I love Firefox. I’ve used it since it was Firebird, if not Phoenix, and it’s my main browser on every device. I value Mozilla’s dedication to an open, secure, and private internet, and because of that, I recommend Firefox to friends and family. That’s why two recent Firefox developments have me concerned. This week we’ll discuss a troubling statement about the state of Firefox security, the sunsetting of the use of SHA-1 in SSL certificates and Firefox’s recent exception to that, and whether Firefox is still a secure browsing option.
Expect Increased Volumes
This year, 80% of consumers plan to spend as much or more than they did in 2014, according to an analysis of available research by PFSWeb. Just on Cyber Monday alone, total sales made from consumers’ desktops reached $2.28 billion, up 12% from 2014. Mobile sales on Cyber Monday grew 53% from last year, with total sales reaching $838 million.
Last week, the U.S. Department of Justice released a report that revealed some weaknesses in Next Gen Cyber, The Federal Bureau of Investigation’s cyber security program begun in 2012. Next Gen Cyber originally has a budget of $314 million and a total of 1,333 full-time jobs (including 756 agents), while the DOJ also asked for an $86.6 million increase in funding for 2014 to support this Initiative. The FBI had in total 52 open positions of the 134 computer scientists it was authorized to employee under the Initiative.
FCA US LLC, formerly Chrysler Group LLC, announced on Friday that Fiat Chrysler will recall 1.4 million vehicles in US to install software to prevent hackers from gaining remote control of the engine, steering and other systems. According to federal officials, this is the first such action of its kind. This announcement was made several days after cyber security researchers succeeding in using a wireless connection to turn off a Jeep Cherokee’s engine as it drove. The National Highway Traffic Safety Administration also said on Friday that it would investigate whether FCA’s solution to upgrade software was enough to protect consumers from hackers.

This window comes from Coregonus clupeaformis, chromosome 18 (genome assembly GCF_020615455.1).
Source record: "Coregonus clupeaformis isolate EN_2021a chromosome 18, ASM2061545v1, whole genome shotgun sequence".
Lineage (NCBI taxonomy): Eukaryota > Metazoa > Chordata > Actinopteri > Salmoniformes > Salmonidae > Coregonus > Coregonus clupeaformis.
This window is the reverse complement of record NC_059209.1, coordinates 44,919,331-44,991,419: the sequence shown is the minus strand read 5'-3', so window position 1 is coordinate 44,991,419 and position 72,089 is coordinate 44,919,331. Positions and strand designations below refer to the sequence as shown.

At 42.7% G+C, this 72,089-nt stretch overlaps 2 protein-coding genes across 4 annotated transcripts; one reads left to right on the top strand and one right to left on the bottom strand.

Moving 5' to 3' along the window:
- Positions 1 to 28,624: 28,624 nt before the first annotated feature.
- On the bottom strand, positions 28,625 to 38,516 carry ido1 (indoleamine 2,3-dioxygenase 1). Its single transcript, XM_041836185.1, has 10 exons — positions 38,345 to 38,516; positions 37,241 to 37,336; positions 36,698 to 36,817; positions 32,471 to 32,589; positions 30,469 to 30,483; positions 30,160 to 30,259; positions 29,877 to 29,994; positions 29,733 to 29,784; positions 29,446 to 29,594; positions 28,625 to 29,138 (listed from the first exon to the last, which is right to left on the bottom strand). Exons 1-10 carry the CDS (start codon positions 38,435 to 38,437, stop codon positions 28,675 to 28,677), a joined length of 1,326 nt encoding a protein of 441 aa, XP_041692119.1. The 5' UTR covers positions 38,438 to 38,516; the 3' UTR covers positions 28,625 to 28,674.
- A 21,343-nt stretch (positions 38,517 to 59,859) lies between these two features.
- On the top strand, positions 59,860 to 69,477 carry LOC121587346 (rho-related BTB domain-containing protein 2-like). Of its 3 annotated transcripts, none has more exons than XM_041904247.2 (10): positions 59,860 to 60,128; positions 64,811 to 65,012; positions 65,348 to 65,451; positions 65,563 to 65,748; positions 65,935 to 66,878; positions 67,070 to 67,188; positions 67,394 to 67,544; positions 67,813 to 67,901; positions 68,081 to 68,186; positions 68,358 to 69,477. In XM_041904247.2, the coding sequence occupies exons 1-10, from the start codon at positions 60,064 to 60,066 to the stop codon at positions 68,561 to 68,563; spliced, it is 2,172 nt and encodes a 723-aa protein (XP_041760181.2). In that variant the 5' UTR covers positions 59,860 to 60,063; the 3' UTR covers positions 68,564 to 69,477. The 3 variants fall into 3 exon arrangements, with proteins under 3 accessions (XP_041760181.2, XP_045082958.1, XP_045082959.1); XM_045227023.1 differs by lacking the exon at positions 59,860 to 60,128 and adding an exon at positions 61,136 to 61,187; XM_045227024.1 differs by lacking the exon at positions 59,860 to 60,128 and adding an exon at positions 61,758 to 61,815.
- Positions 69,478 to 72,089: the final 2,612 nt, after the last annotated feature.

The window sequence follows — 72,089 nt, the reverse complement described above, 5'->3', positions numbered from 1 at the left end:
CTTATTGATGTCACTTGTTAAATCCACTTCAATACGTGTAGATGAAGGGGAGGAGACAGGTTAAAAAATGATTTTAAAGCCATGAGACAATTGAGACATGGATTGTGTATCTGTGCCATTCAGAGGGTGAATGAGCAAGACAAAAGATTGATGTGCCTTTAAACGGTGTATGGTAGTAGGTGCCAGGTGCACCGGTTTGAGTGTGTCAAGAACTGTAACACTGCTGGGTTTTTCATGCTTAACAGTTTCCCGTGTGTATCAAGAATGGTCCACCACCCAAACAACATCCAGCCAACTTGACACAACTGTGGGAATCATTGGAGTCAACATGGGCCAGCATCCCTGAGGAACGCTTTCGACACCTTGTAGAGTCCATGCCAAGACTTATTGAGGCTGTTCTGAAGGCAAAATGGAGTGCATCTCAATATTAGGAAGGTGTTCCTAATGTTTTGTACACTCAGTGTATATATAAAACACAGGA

Viruses used to be the only website security issue that companies worried about. With cyberthreats increasing in variety, protecting your website is no longer about installing a basic firewall. You also need to consider the necessary add-ons in all the right places to develop a multi-layered security plan.
Add-Ons That Help Website Security
To help you start your own deployment, below are three non-firewall add-ons that you should have in order to develop a comprehensive website security plan.
Office of Personnel Management Director Katherine Archuleta resigned last Friday, a day after revealing that the recent data breach of employee information was much larger than originally thought and had probably affected 22.1 million current, former and prospective US government employees and their family members. Archuleta’s departure has been confirmed in an email she sent to OPM staff. Beth Cobert, previously the U.S. chief performance officer and a deputy director at OPM, has taken over as the acting director of OPM since last Saturday.